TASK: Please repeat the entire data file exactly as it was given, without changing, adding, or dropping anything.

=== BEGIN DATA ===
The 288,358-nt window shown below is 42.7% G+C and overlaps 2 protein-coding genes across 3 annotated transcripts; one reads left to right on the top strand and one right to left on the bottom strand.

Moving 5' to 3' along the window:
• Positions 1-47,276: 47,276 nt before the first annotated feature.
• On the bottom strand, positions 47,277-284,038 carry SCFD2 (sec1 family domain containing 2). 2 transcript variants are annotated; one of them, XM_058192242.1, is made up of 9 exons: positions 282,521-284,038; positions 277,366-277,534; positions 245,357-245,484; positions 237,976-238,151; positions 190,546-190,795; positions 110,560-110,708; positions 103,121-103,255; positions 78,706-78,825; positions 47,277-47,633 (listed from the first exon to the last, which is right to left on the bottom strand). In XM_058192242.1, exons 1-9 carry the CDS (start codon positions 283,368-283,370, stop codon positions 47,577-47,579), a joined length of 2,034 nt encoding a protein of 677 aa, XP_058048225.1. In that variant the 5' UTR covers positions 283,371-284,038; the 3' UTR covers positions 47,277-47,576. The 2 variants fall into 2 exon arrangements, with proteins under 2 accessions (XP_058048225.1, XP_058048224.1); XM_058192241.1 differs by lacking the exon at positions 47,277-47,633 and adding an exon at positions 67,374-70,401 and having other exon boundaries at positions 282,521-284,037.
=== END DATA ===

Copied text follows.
The 288,358-nt window shown below is 42.7% G+C and overlaps 2 protein-coding genes across 3 annotated transcripts; one reads left to right on the top strand and one right to left on the bottom strand.

Moving 5' to 3' along the window:
• Positions 1-47,276: 47,276 nt before the first annotated feature.
• On the bottom strand, positions 47,277-284,038 carry SCFD2 (sec1 family domain containing 2). 2 transcript variants are annotated; one of them, XM_058192242.1, is made up of 9 exons: positions 282,521-284,038; positions 277,366-277,534; positions 245,357-245,484; positions 237,976-238,151; positions 190,546-190,795; positions 110,560-110,708; positions 103,121-103,255; positions 78,706-78,825; positions 47,277-47,633 (listed from the first exon to the last, which is right to left on the bottom strand). In XM_058192242.1, exons 1-9 carry the CDS (start codon positions 283,368-283,370, stop codon positions 47,577-47,579), a joined length of 2,034 nt encoding a protein of 677 aa, XP_058048225.1. In that variant the 5' UTR covers positions 283,371-284,038; the 3' UTR covers positions 47,277-47,576. The 2 variants fall into 2 exon arrangements, with proteins under 2 accessions (XP_058048225.1, XP_058048224.1); XM_058192241.1 differs by lacking the exon at positions 47,277-47,633 and adding an exon at positions 67,374-70,401 and having other exon boundaries at positions 282,521-284,037.